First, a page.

“I had to list everything in the house down to the iron, ironing board, things like that… We’re still thinking of things. It’s when you need something and you don’t have it, we’re like, ‘oh, that was destroyed in the fire.’” Hills said.
She said there’s 5,400 square feet dedicated to living space, and the rest is garages for Fuller’s business, Clearing the Way Services. She said that the insurance didn’t cover any of his losses so they built with his work in mind. In the end, she said that she’s happy that no one was hurt because “unlike stuff, people can’t be replaced.”
“I feel very blessed,” Hills said.
She said that during the ensuing days of the fire, Fuller signed up with the Alaska Division of Forestry to help transport the hot shot crews that flew up to help local first responders put it out. She said that a lot of people pitched in to help out during the fire and in the subsequent aftermath. She said that most people do their own thing in Willow and there’s a fair share of “grumpy” characters but when the time comes, they show up for each other.
“In an emergency, the community really serves each other. It is definitely small town America. We have a community center. We still have Thanksgiving dinners. We still have a Fourth of the July parade,” Hills said.
Hills moved to Willow in 2001 from Anchorage as a single parent, just out of a divorce.
“I came out here and went to a community event and said, ‘you know, as a single parent this is the community I want to raise my kids in; because, it is a tight-knit community. When push comes to shove you can count on Willow people to help each other,” Hills said.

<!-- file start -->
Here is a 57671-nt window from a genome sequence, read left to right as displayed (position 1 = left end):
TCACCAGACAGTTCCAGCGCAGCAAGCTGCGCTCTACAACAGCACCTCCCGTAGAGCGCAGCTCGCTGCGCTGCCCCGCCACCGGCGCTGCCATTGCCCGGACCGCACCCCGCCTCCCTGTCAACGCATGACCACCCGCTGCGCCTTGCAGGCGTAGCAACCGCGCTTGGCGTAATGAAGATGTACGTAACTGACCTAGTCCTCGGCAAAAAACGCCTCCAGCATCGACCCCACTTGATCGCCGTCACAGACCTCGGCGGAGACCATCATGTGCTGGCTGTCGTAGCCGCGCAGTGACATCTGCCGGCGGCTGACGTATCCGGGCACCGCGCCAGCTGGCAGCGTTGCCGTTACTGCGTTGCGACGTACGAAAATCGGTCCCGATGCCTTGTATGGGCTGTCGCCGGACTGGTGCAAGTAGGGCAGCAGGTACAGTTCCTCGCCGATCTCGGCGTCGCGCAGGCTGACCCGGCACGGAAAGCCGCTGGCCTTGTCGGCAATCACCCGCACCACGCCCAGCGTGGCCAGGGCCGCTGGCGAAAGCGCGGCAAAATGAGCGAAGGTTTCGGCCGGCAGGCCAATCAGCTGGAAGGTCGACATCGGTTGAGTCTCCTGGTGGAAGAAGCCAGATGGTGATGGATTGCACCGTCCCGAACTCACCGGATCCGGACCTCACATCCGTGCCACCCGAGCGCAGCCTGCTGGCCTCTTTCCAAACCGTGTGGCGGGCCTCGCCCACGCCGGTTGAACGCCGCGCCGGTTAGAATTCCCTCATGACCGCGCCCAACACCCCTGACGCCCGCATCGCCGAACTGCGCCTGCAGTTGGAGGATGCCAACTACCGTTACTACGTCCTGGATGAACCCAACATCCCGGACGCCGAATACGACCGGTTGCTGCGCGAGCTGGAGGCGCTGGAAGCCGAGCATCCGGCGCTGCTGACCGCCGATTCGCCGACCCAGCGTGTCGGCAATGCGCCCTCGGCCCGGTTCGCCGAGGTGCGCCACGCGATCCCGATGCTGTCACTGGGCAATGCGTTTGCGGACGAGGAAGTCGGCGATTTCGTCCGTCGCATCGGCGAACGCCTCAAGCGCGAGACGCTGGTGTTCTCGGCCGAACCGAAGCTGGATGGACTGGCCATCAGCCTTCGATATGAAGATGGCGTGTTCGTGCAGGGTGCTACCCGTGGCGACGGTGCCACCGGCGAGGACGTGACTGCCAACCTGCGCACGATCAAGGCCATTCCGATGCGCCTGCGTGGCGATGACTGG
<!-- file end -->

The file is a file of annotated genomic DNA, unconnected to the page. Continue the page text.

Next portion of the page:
Two Anchorage residents were charged for starting the fire but were ultimately found not guilty. Hills said it’s still a sore subject in the community. She said that she wished the people responded differently and actually apologized for their actions.
“They still talk about the fire. There’s still some animosity about the people who started it… They were very arrogant,” Hills said.
She said that inspire of residual ire, people in Willow are healing and picking up the pieces left by the disaster.
“People are starting to heal. We’ve just been trying to look at the positive part of it, that no one was hurt. Nobody got killed. We just lost buildings. Those that didn’t have insurance have had a tougher time. The guy behind me did not have insurance so he’s rebuilding his house in stages as he can,” Hills said.
She said that the community came together to make sure all the displaced residents had adequate housing, helping people rebuild on a regular basis.
“They would have like, ‘okay, this weekend we’re going to build a cabin for so and so,” Hills said.
Hills is involved with numerous functions and committees in her community, including the emergency response team and dog park committee. She said their fenced dog park is the only wild life, leash less, dog park in the country. She laughed as she recalled how people make “play dates” for their dogs.
“I love Willow. It’s a great community. It’s probably the best kept secret in Alaska,” Hills said.
Contact Mat-Su Valley Frontiersman reporter Jacob Mann at firstname.lastname@example.org